• The periodic table is the most useful tool to a chemist.
• You get to use it on every test.
• It organizes lots of information about all the known elements.
PrePeriodic Table Chemistry ...
• ...was a mess!!!
• No organization of elements.
• Imagine going to a grocery store with no organization!!
• Difficult to find information.
• Chemistry didn’t make sense.
The Periodic Table
Dmitri Mendeleev: Father of the Table
HOW HIS WORKED...
• Put elements in rows by increasing atomic weight.
• Put elements in columns by the way they reacted.
• He left blank spaces for what he said were undiscovered elements. (Turned out he was right!)
• He broke the pattern of increasing atomic weight to keep similar reacting elements together.
The Current Periodic Table
• Mendeleev wasn’t too far off.
• Now the elements are put in rows by increasing ATOMIC NUMBER!!
• The horizontal rows are called periods and are labeled from 1 to 7.
• The vertical columns are called groups are labeled from 1 to 18.
Groups...Here’s Where the Periodic Table Gets Useful!!
• Elements in the same group have similar chemical and physical properties!!
• (Mendeleev did that on purpose.)
• They have the same number of valence electrons. (we will discuss this tomorrow)
• They will form the same kinds of ions.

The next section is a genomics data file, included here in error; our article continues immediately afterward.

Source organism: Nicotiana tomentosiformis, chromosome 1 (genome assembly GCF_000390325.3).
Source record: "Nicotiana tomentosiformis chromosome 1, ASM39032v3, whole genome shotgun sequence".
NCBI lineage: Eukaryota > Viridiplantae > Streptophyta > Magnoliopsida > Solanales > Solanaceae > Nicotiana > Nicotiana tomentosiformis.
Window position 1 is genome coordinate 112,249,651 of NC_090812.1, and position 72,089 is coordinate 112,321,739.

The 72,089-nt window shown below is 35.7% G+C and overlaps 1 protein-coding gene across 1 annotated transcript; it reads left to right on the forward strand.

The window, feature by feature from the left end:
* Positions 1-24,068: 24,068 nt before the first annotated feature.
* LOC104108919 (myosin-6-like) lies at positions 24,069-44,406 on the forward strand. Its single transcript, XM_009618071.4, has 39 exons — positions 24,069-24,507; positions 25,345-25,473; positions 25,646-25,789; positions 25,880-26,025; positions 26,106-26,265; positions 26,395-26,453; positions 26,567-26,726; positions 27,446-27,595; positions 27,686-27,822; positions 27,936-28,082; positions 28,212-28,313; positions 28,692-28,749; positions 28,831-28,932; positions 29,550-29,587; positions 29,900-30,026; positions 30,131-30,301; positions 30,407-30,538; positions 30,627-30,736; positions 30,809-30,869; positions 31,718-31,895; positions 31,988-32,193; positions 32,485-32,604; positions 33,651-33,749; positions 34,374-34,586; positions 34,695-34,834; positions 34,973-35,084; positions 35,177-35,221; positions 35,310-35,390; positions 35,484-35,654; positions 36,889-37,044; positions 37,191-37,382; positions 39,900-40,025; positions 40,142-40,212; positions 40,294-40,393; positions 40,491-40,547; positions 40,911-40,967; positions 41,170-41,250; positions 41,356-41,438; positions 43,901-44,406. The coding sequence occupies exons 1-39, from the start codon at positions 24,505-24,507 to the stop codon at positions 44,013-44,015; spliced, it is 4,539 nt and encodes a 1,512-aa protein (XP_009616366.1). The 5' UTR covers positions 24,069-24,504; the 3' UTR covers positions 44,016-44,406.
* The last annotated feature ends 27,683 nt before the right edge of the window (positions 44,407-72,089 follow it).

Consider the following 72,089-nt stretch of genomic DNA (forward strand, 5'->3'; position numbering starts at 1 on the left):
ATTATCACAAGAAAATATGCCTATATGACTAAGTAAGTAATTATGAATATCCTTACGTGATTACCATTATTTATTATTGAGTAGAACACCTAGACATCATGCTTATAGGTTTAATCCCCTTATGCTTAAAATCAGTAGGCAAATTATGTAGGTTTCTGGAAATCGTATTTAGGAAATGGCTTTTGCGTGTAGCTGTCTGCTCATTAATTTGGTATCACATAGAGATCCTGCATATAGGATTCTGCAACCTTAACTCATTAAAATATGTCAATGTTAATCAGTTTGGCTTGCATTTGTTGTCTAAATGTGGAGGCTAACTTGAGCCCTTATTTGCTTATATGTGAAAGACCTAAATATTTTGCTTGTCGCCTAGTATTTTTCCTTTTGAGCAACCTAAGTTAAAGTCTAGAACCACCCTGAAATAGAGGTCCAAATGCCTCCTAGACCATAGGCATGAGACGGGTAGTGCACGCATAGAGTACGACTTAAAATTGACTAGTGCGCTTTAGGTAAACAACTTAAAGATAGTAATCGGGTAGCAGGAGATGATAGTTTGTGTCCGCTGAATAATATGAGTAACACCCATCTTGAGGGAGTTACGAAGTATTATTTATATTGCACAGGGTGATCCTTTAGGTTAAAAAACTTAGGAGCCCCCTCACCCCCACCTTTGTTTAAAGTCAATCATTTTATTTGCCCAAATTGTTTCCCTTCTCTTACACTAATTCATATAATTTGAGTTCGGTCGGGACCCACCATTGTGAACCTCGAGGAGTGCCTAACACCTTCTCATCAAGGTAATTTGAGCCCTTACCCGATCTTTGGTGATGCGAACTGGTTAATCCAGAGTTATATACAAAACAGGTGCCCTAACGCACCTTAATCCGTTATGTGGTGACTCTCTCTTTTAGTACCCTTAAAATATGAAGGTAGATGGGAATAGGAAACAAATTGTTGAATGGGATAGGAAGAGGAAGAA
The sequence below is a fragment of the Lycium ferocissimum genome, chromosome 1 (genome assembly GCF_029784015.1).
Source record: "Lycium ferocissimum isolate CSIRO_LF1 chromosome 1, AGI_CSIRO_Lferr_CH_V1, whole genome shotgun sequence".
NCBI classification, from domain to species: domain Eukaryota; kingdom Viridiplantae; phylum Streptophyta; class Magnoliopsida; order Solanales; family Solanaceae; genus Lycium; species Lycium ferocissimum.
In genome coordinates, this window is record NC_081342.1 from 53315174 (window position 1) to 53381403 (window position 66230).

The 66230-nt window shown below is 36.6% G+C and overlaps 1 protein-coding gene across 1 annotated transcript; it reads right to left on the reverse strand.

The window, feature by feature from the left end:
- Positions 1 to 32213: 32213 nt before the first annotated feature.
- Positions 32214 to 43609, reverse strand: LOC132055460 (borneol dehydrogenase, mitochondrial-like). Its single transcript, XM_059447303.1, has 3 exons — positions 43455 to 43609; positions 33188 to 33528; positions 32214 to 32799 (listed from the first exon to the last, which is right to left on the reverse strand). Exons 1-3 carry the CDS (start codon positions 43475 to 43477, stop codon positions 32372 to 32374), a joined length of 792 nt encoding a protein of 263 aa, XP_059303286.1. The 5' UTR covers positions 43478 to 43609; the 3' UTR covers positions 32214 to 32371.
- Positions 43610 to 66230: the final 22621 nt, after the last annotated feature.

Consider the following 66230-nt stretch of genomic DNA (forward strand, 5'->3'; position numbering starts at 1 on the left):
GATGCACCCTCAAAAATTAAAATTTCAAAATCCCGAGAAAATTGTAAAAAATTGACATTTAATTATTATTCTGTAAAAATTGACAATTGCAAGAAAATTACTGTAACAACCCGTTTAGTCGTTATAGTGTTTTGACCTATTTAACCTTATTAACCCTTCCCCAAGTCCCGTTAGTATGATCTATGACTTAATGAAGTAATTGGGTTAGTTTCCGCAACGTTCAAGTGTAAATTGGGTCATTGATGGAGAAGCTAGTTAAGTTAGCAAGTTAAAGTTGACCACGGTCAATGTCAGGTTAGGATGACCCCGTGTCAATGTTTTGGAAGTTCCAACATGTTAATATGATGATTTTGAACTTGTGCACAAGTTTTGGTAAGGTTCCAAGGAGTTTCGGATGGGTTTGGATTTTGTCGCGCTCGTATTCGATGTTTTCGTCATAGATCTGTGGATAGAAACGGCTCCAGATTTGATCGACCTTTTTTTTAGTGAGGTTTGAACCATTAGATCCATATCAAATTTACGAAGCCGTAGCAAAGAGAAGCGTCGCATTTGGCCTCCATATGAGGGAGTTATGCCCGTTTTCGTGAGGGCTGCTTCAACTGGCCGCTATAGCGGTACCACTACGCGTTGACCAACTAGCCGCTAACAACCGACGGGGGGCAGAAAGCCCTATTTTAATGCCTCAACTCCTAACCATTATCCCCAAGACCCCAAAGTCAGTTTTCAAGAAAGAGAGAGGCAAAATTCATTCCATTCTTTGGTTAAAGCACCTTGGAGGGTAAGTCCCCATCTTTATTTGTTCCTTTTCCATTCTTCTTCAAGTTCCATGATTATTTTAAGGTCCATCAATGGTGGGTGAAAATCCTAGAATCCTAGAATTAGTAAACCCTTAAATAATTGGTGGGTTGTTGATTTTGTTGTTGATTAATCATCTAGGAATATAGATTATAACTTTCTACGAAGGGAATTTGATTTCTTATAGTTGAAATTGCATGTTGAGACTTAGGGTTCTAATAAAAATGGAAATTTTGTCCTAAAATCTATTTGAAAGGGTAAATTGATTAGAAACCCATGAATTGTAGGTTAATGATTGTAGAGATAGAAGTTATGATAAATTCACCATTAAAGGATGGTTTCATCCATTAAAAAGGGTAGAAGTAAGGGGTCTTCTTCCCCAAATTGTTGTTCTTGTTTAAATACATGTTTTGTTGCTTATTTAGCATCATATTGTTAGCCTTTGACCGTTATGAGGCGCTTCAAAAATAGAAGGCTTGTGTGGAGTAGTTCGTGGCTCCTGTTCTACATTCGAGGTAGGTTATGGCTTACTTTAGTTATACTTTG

• Columns of elements are called groups or families.
• Elements in each family have similar but not identical properties.
• For example, lithium (Li), sodium (Na), potassium (K), and other members of family IA are all soft, white, shiny metals. • All elements in a family have the same number of valence electrons.
• Each horizontal row of elements is called a period.
• The elements in a period are not alike in properties.
• In fact, the properties change greatly across even given row.
• The first element in a period is always an extremely active solid. The last element in a period, is always an inactive gas. Families on the Periodic Table
• Columns are also grouped into families.
• Families may be one column, or several columns put together.
• Families have names rather than numbers. (Just like your family has a common last name.)
• Hydrogen belongs to a family of its own.
• Hydrogen is a diatomic, reactive gas.
• Hydrogen was involved in the explosion of the Hindenberg.
• Hydrogen is promising as an alternative fuel source for automobiles
• 1st column on the periodic table (Group 1) not including hydrogen.
• Very reactive metals, always combined with something else in nature (like in salt).
• Soft enough to cut with a butter knife
Alkaline Earth Metals
• Second column on the periodic table. (Group 2)
• Reactive metals that are